Friday, 2 July 2010
Volcano of the Week #3 - Krakatoa
Krakatoa is an Indonesian volcanic island, the origin of the name is probably to do with crabs and lobsters (which I know a GREAT joke about, but really it's a visual thing). The name also lends its self to the volcano and group of islands, which includes Anak Krakatau (Child of Krakatoa) which arose in August 1930.
The largest and best known eruption from this volcano, situated in the pacific Ring of Fire was the 1883 eruption (VEI= 6). The climatic phase of the eruption took place on 27 August, it was so large that the effects are said to be have been heard and felt in Australia. The climax consisted of four huge eruptions, each causing large tsunamis. The Burning Ashes of Ketimbang killed around 1000 people in Sumatra. The 3,000 population at the island of Sebesi, 13km from Krakatoa, was completely wiped out; this was due to tsunamis, pyroclastic flows and volcanic ash. Ships in South Africa are said to have been rocked by tsunamis and hit by the bodies of victims. The official death toll is 36,417, however it may be three times as high. The island's size is much reduced following this eruption.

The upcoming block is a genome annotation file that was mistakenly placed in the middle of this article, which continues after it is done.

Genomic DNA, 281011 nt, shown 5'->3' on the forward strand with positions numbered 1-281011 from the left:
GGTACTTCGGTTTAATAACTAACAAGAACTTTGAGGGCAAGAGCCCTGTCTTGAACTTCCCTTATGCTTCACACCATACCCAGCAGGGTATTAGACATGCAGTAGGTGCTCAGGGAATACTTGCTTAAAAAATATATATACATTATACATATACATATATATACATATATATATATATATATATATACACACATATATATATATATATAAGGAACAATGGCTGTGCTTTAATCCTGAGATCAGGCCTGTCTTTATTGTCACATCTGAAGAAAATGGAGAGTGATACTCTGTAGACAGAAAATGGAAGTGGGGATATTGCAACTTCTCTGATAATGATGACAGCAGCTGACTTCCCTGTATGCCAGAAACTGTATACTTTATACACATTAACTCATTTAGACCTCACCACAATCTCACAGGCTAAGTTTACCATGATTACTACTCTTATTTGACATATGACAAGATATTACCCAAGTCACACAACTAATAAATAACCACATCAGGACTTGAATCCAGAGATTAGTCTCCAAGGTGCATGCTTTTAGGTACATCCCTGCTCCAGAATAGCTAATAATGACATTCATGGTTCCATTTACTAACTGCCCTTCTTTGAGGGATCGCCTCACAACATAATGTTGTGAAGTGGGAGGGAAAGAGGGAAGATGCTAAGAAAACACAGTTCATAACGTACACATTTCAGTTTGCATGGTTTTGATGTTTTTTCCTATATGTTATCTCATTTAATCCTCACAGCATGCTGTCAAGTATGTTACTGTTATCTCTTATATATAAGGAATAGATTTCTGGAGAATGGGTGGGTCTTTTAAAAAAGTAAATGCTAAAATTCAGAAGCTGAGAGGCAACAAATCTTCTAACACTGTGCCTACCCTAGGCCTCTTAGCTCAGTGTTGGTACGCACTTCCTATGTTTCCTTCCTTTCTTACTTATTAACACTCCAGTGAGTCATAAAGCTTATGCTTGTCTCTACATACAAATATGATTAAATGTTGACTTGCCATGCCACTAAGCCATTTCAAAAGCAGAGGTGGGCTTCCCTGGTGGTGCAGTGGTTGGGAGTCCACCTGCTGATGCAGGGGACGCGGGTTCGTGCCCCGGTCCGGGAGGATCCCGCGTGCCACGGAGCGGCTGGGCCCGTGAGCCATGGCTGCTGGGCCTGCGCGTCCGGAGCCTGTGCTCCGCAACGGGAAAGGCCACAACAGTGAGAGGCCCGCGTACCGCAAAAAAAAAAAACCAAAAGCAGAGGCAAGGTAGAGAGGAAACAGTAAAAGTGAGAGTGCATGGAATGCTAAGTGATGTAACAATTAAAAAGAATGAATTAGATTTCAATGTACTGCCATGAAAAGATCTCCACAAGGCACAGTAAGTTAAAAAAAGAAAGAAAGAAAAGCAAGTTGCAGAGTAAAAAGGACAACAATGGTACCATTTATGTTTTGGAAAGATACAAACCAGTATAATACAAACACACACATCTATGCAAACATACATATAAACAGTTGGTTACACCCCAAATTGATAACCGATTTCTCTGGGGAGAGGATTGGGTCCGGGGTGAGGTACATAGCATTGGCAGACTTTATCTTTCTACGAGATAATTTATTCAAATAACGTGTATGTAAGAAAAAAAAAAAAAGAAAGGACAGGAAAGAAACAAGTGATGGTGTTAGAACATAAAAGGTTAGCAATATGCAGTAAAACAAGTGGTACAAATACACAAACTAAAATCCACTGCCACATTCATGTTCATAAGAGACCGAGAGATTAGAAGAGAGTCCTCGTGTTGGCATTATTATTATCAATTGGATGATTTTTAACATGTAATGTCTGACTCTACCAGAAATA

This eruption had wide global effects including a drop in temperatures and a darker sky for years afterwards. Edvard Munch's The Scream is thought to be a reaction to the effects of the volcano which caused red skies instilling a sense of intense fear from the artist.
This is post slightly late, but I have just moved house, should be a new magazine issue in within a few weeks.